Little cute snail looking things, smelled of bread, chocolate, and malt. After the rinse, they began opening up, it had a little stonefruit aroma, toast, malt and chocolate, sweetness aroma. It’s a very smooth, comforting (comforting is a big thing to me I guess lol), a tasty cup of tea. I can really get into black tea if they were all this good. I like to repeat myself so I’ll just say again that all my life I was a matcha and sencha type of girl until the last 6 months. Throughout all the infusions, I didn’t detect any bitterness nor astringency… Just creaminess, a buttery feeling, a thick mouthfeel and a great aftertaste of cocoa, toasted bread, some raisins and molasses.

5g, 205°F, 110ml, rinse, 8 steeps: 10s, 15s, 20s, 25s, 30s, 35s, 40s, 45s

Flavors: Baked Bread, Chocolate, Cocoa, Honey, Pastries, Raisins, Stonefruit, Toast

205 °F / 96 °C 0 min, 15 sec 5 g 4 OZ / 110 ML
Cameron B.

Chinese black teas are my favorites, too! :D

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771 tasting notes

Made a pot of this yesterday in my new big 4-cup (I think) teapot I got at the Queen Mary Tea Emporium when I was there last week. Very pretty, pansies, very british porcelain.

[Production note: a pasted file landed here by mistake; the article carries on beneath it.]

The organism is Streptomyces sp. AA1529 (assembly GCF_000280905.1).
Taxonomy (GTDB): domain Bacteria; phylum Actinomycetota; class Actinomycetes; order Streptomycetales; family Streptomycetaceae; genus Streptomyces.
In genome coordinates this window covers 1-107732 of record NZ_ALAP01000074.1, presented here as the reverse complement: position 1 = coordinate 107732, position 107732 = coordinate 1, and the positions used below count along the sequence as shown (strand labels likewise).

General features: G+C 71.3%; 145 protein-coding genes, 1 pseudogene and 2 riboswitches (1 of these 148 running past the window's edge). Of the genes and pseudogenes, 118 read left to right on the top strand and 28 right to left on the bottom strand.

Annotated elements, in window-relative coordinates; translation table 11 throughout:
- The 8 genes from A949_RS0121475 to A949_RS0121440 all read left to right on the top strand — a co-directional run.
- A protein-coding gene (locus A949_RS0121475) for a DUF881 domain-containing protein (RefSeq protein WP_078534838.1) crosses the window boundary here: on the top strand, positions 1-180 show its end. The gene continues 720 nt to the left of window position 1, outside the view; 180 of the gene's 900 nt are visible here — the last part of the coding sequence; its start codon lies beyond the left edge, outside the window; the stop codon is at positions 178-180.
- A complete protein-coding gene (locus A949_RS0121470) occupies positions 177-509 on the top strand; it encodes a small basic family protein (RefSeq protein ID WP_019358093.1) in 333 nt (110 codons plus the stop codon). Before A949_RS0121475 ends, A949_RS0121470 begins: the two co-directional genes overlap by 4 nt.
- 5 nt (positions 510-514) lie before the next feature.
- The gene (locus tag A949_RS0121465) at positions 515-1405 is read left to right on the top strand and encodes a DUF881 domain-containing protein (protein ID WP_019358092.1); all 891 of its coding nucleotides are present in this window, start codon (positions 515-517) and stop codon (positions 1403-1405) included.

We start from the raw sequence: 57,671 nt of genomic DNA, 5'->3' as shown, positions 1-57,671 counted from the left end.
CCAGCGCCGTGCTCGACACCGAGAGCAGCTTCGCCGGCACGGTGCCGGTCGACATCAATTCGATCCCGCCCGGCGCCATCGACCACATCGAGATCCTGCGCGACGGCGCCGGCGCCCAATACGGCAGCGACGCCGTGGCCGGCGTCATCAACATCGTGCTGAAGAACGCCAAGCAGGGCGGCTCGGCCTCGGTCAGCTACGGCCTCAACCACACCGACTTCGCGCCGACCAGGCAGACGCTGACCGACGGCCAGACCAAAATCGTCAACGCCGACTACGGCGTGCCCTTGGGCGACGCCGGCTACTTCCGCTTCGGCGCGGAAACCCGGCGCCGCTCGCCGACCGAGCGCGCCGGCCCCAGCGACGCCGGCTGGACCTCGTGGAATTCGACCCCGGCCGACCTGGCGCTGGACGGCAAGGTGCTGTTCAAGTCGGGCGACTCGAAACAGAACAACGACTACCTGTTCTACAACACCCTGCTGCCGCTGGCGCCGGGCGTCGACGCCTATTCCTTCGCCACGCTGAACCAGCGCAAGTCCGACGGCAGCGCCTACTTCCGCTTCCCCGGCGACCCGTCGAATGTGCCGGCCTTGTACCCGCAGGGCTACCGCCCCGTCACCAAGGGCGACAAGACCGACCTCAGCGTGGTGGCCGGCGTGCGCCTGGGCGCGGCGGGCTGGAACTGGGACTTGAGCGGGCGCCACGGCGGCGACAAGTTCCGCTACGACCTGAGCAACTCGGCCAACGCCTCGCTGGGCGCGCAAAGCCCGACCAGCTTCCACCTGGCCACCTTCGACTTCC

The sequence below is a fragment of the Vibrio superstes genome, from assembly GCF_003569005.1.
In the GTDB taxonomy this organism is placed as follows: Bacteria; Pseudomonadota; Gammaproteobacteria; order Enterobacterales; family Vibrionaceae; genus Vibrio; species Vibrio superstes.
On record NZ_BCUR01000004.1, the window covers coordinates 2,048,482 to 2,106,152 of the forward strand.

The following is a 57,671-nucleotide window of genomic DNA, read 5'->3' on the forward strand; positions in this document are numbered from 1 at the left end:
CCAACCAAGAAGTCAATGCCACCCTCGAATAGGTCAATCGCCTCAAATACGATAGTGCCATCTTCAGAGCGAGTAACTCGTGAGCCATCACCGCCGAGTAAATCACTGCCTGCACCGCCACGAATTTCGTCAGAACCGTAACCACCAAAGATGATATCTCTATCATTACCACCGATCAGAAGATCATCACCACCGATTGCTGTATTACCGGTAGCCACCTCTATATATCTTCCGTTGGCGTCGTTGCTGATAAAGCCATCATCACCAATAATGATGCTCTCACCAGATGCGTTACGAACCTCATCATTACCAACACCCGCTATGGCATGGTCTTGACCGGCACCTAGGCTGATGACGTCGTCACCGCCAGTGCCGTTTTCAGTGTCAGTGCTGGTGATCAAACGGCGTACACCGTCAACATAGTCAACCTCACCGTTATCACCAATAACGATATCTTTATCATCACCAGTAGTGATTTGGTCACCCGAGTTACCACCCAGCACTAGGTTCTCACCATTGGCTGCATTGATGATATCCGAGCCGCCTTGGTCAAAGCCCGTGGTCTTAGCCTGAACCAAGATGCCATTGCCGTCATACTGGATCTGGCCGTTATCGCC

This is just as good as it has always been. Yunnan Gold teas are my favourite type of black tea and this one is no exception and is in fact a good exemplar. The dry leaf is so nice and pretty little curls and steeped, it’s delicious. I’m going to resteep the leaves today and have another pot. Mmm.

Boiling 3 min, 0 sec

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7 tasting notes

I had a delightfully puzzling experience with steeping my Golden Snails sample in a gaiwan. Compared to my Oolong drinking friends I’m almost blind to bitterness or astringency, but I had a hard time preventing this tea from hitting too hard.

Got a tip that could help me tailor my steeping? Take a look at my technique and let me know!

Water: In house R/O
Kettle: Electric Cusine-art Tea w/ temp control
Gaiwan: 100 ml

Steeping Technique
Tea weight: ~7g
Temp: Tried 190, 200, and Boiling
Time: Flash Steep (pour it in, pour it out asap)

+1st steep @boiling: Super sweet, but balanced by a flash of green-tea-like astringency and some umami qualities (brothy?) Loved this steeping!

+Steepings 1-8 had a sweetness detectable by the tip of the tongue. Steeping 9 and 10 did not.

+Steepings 2-9 had an intense, lingering combo of black-tea bitterness and green tea astringency that distracted me. Temps 190 and 200 made little difference in fixing the problem.

+Discovery: the practiced sipping technique of a person suffering from too much attention to detail took the spotlight off the bitterness. Aerate enough and coat the tongue from tip to tail and the balance starts to come back.


Tried 5 grams instead of 7 and this made all the difference in the world. It has a tiny bit of astringency but in perfect balance with the rest of the tea. Got this idea from the TeaDB youtube channel. One of the guys will, instead of lowering temp, drop the leaf to water ratio.

190 °F / 87 °C 0 min, 15 sec 7 tsp